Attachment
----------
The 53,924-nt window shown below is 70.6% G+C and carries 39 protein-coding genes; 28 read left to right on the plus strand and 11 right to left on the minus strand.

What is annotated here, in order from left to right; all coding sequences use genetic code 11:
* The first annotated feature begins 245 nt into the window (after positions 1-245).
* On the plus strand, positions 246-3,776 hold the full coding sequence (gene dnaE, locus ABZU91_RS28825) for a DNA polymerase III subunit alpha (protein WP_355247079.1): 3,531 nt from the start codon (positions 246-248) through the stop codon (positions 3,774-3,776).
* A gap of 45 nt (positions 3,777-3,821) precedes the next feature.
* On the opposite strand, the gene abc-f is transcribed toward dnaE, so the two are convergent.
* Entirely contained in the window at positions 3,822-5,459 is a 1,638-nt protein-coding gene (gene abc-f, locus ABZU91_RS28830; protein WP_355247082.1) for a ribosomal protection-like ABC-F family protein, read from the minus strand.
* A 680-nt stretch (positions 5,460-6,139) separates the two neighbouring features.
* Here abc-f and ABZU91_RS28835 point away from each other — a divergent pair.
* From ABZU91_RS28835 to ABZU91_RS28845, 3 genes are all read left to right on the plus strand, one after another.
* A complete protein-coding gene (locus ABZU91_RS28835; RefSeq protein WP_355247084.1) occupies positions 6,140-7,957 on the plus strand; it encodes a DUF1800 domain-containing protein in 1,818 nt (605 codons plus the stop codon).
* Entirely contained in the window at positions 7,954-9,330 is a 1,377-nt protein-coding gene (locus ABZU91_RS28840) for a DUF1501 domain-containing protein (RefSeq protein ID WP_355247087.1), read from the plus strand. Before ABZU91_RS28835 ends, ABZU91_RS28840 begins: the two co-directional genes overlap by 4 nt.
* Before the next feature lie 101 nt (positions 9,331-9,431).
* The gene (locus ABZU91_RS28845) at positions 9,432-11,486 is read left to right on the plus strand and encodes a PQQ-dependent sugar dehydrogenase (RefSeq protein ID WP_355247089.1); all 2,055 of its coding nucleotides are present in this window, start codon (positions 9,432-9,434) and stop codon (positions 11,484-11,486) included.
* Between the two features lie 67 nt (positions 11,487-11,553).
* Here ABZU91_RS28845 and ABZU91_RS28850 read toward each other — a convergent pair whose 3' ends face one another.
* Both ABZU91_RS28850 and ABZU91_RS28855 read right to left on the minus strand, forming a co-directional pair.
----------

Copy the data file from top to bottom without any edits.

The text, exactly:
The 53,924-nt window shown below is 70.6% G+C and carries 39 protein-coding genes; 28 read left to right on the plus strand and 11 right to left on the minus strand.

What is annotated here, in order from left to right; all coding sequences use genetic code 11:
* The first annotated feature begins 245 nt into the window (after positions 1-245).
* On the plus strand, positions 246-3,776 hold the full coding sequence (gene dnaE, locus ABZU91_RS28825) for a DNA polymerase III subunit alpha (protein WP_355247079.1): 3,531 nt from the start codon (positions 246-248) through the stop codon (positions 3,774-3,776).
* A gap of 45 nt (positions 3,777-3,821) precedes the next feature.
* On the opposite strand, the gene abc-f is transcribed toward dnaE, so the two are convergent.
* Entirely contained in the window at positions 3,822-5,459 is a 1,638-nt protein-coding gene (gene abc-f, locus ABZU91_RS28830; protein WP_355247082.1) for a ribosomal protection-like ABC-F family protein, read from the minus strand.
* A 680-nt stretch (positions 5,460-6,139) separates the two neighbouring features.
* Here abc-f and ABZU91_RS28835 point away from each other — a divergent pair.
* From ABZU91_RS28835 to ABZU91_RS28845, 3 genes are all read left to right on the plus strand, one after another.
* A complete protein-coding gene (locus ABZU91_RS28835; RefSeq protein WP_355247084.1) occupies positions 6,140-7,957 on the plus strand; it encodes a DUF1800 domain-containing protein in 1,818 nt (605 codons plus the stop codon).
* Entirely contained in the window at positions 7,954-9,330 is a 1,377-nt protein-coding gene (locus ABZU91_RS28840) for a DUF1501 domain-containing protein (RefSeq protein ID WP_355247087.1), read from the plus strand. Before ABZU91_RS28835 ends, ABZU91_RS28840 begins: the two co-directional genes overlap by 4 nt.
* Before the next feature lie 101 nt (positions 9,331-9,431).
* The gene (locus ABZU91_RS28845) at positions 9,432-11,486 is read left to right on the plus strand and encodes a PQQ-dependent sugar dehydrogenase (RefSeq protein ID WP_355247089.1); all 2,055 of its coding nucleotides are present in this window, start codon (positions 9,432-9,434) and stop codon (positions 11,484-11,486) included.
* Between the two features lie 67 nt (positions 11,487-11,553).
* Here ABZU91_RS28845 and ABZU91_RS28850 read toward each other — a convergent pair whose 3' ends face one another.
* Both ABZU91_RS28850 and ABZU91_RS28855 read right to left on the minus strand, forming a co-directional pair.